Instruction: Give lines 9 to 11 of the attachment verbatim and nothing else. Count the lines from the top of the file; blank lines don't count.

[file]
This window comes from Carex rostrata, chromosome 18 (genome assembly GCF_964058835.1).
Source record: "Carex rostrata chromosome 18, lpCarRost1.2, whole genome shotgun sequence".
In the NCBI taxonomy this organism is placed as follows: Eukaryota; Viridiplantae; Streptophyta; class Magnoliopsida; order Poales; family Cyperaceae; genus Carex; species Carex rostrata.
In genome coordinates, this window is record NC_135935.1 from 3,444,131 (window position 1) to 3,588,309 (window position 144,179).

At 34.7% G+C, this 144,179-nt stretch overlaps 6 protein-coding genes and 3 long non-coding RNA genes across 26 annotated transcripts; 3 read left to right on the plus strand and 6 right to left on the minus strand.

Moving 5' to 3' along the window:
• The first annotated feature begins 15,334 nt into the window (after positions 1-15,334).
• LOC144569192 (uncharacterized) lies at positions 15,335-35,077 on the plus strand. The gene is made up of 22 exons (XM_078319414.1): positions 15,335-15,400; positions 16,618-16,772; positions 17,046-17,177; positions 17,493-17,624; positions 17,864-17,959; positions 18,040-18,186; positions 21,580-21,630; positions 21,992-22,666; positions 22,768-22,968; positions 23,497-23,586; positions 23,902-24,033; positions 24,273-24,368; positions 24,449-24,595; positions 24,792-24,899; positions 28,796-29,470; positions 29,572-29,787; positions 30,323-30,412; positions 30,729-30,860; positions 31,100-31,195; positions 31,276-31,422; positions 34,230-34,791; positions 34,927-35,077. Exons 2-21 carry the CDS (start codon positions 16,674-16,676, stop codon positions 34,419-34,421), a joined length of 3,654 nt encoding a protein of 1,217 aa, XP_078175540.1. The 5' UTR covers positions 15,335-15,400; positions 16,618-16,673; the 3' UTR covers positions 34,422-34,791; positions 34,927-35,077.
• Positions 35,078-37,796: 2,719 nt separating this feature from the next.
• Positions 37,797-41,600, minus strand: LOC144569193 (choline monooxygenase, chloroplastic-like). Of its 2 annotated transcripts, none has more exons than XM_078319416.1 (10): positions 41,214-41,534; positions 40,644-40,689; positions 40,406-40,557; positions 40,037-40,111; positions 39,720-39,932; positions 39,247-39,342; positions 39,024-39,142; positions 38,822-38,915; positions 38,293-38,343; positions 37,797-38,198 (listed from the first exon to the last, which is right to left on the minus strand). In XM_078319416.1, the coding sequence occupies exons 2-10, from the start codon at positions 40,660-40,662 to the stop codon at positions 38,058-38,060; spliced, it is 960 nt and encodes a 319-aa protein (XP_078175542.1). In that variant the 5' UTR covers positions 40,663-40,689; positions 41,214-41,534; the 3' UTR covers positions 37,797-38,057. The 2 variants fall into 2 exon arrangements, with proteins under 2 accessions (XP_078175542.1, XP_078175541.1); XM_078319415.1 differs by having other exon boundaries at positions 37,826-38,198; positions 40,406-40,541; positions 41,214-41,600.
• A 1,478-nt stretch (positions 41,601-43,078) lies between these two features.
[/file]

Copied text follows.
• Positions 35,078-37,796: 2,719 nt separating this feature from the next.
• Positions 37,797-41,600, minus strand: LOC144569193 (choline monooxygenase, chloroplastic-like). Of its 2 annotated transcripts, none has more exons than XM_078319416.1 (10): positions 41,214-41,534; positions 40,644-40,689; positions 40,406-40,557; positions 40,037-40,111; positions 39,720-39,932; positions 39,247-39,342; positions 39,024-39,142; positions 38,822-38,915; positions 38,293-38,343; positions 37,797-38,198 (listed from the first exon to the last, which is right to left on the minus strand). In XM_078319416.1, the coding sequence occupies exons 2-10, from the start codon at positions 40,660-40,662 to the stop codon at positions 38,058-38,060; spliced, it is 960 nt and encodes a 319-aa protein (XP_078175542.1). In that variant the 5' UTR covers positions 40,663-40,689; positions 41,214-41,534; the 3' UTR covers positions 37,797-38,057. The 2 variants fall into 2 exon arrangements, with proteins under 2 accessions (XP_078175542.1, XP_078175541.1); XM_078319415.1 differs by having other exon boundaries at positions 37,826-38,198; positions 40,406-40,541; positions 41,214-41,600.
• A 1,478-nt stretch (positions 41,601-43,078) lies between these two features.